The Aggies’ first play of their 10th drive was a rush for nine yards by Spiller. Texas A&M again looked like they were about to drive down the field, but Ole Miss’s defense had two consecutive stops for no gain. On fourth-and-short, Jimbo Fisher chose to punt.


Ole Miss’s eighth drive was a three-and-out; the Rebels’ offense looked stagnant and out of sync in the second half.

Defensive penalties by Texas A&M allowed Ole Miss’s offense to get past midfield. A fumble by Ealy due to a miscommunication by him and Corral led the Rebels to punt again.

Ole Miss started its 10th drive with a good field position near the 50. A controversial late hit call allowed the Rebels to get near the red zone. On fourth down, Ole Miss went for a fake field goal, but Texas A&M’s special teams were able to force a turnover on downs.

Texas A&M entered the fourth quarter down 10-15.

Quarter 4: Ole Miss’s Defense Finishes It


Texas A&M’s 11th drive was long, primarily due to big completions to Smith and Wydermyer, each for over 15 yards. Achane also had a big run for more than 20 yards on third down. A miscommunication on third down and personal foul penalty by Texas A&M led to Seth Small kicking another field goal.

The Aggies began their 12th drive backed up in their territory. Demas bobbled a pass from Calzada, and Ole Miss ended up intercepting the pass in the red zone.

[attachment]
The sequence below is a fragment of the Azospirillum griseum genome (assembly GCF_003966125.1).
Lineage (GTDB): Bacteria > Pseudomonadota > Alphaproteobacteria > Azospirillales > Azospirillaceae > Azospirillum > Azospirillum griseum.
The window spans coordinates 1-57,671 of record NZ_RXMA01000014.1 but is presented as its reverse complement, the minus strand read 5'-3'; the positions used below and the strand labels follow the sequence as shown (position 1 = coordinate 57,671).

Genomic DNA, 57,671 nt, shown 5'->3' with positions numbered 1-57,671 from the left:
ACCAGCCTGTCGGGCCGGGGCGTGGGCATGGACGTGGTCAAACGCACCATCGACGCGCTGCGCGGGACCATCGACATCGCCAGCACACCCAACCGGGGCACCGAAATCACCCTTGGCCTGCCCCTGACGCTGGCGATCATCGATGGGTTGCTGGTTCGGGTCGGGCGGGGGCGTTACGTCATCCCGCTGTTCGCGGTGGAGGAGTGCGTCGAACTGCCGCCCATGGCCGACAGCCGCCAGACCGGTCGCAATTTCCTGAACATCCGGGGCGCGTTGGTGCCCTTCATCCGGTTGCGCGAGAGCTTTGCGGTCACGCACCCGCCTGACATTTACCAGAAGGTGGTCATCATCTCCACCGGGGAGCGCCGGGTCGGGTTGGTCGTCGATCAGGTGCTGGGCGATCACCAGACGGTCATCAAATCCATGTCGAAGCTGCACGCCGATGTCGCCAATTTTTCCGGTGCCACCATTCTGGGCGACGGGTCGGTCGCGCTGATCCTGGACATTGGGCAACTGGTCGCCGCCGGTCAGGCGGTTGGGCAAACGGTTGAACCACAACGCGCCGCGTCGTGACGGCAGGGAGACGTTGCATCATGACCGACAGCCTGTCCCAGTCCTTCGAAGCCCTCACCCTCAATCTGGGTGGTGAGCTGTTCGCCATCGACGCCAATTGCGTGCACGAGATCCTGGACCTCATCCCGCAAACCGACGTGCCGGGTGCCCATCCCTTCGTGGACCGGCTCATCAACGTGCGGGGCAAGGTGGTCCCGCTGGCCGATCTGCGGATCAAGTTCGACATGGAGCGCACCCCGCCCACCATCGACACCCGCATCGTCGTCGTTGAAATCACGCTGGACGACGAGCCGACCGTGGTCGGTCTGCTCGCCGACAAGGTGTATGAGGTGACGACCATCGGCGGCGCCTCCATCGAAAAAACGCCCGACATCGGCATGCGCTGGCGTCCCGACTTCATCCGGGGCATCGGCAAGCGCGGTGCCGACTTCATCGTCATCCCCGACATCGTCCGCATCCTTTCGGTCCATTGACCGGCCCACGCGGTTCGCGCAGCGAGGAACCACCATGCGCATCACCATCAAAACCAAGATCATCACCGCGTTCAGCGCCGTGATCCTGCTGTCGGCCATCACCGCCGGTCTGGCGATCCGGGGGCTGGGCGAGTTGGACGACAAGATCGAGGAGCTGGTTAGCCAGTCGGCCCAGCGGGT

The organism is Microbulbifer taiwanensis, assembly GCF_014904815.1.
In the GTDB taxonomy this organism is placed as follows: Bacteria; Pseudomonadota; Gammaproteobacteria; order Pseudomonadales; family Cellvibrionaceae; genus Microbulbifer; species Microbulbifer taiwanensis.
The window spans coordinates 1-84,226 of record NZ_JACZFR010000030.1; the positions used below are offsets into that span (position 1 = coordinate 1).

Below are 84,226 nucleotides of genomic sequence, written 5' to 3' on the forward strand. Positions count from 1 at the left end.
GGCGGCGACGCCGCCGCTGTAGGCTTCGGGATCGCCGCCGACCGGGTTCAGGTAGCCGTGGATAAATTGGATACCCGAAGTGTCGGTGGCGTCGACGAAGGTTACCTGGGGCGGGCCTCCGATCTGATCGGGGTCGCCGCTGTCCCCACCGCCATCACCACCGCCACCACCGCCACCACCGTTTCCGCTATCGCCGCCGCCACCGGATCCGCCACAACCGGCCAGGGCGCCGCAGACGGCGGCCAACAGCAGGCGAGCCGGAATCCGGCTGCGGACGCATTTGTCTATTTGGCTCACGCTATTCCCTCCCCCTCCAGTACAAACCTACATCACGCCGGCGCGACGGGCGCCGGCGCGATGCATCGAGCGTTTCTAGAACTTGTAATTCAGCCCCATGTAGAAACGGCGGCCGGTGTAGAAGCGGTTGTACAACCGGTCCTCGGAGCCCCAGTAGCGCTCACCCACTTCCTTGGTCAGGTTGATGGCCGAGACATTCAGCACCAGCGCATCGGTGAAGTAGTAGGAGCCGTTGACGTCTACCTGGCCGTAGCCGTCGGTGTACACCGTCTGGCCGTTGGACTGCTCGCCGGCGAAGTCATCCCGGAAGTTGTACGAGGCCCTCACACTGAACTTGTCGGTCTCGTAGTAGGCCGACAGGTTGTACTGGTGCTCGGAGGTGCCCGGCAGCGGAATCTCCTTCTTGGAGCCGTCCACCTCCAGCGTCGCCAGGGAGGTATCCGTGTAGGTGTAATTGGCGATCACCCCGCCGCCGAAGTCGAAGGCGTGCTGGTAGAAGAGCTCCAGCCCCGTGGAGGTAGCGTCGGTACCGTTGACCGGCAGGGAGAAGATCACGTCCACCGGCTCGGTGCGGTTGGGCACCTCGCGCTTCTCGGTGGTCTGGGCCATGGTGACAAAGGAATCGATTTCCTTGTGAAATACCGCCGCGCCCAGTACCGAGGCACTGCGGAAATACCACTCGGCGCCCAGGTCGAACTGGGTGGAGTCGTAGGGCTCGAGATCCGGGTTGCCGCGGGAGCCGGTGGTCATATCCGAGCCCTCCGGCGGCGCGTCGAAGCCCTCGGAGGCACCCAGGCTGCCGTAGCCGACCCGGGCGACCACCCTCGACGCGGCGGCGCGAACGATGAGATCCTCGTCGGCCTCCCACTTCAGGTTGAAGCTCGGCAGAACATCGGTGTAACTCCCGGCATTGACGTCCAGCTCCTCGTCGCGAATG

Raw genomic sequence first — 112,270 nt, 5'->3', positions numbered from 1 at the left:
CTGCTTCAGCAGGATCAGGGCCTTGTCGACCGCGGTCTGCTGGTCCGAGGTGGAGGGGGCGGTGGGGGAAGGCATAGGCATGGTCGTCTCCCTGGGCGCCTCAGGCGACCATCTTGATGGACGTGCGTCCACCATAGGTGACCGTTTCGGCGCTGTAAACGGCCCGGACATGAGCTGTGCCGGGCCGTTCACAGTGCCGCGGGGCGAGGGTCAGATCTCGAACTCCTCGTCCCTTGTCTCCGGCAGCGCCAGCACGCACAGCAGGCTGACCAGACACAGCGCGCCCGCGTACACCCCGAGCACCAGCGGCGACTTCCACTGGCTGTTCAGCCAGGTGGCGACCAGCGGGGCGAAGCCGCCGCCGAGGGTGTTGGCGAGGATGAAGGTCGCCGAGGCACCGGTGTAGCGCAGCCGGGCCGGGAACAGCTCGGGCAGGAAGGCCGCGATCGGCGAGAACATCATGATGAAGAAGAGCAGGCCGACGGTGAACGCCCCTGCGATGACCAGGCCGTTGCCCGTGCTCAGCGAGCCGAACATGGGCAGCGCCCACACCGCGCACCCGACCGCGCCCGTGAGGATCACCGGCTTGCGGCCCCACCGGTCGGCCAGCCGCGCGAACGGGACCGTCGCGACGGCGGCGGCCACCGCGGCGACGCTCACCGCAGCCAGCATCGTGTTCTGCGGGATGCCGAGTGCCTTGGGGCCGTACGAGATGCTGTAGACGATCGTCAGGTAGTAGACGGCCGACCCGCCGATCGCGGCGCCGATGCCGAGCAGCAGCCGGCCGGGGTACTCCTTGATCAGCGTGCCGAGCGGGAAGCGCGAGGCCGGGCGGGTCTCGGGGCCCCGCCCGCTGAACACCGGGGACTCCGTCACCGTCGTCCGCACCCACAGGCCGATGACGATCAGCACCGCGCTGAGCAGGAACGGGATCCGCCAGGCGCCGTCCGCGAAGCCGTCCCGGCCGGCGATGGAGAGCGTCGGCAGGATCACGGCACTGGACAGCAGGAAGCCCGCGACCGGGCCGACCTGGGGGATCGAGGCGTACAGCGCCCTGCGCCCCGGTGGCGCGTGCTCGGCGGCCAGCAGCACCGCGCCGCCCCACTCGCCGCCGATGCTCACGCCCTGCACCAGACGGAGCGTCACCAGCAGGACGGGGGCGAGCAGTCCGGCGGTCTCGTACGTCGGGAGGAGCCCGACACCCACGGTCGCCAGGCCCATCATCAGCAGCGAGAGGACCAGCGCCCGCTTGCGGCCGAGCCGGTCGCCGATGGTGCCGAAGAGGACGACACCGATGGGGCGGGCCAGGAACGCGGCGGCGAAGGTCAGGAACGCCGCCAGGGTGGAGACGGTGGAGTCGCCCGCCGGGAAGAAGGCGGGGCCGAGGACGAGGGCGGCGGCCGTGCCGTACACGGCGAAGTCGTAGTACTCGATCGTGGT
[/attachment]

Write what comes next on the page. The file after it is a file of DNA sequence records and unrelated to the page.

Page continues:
Ole Miss’s defense returned an interception for a touchdown on Texas A&M’s 13th drive. This play late in the fourth quarter essentially put the game out of reach for Texas A&M.

Texas A&M scored a touchdown on its 14th drive, but it was too little too late. The failure to convert on the two-point conversion ended the Aggies’ comeback attempt.

The Aggies’ last drive was a turnover of downs, gaining zero yards. Another pitiful performance by Texas A&M’s offense.


Ole Miss’s 12th drive was prolonged, but it again resulted in no points. Ealy had big rushes, but the Rebels’ passing offense was not effective in the fourth quarter.

The Rebels started their 13th drive in the red zone after the interception. Conner ran it in from 15 yards out to put Ole Miss up by two scores.

Ole Miss’s final drive was an attempt to run out the clock. It was successful as Texas A&M had to use all of its timeouts, and a kneel-down ended the game.

Texas A&M ended the game with a loss to Ole Miss 19-29.

Concluding Thoughts

Texas A&M now falls to 7-3 after yet another disappointing performance, ending its four-game winning streak. The Aggies must perform at a high level to make a NY6 bowl, but those hopes appear to be slim now. This was supposed to be a promising season for Texas A&M, but slip-ups against weaker teams led them to this point.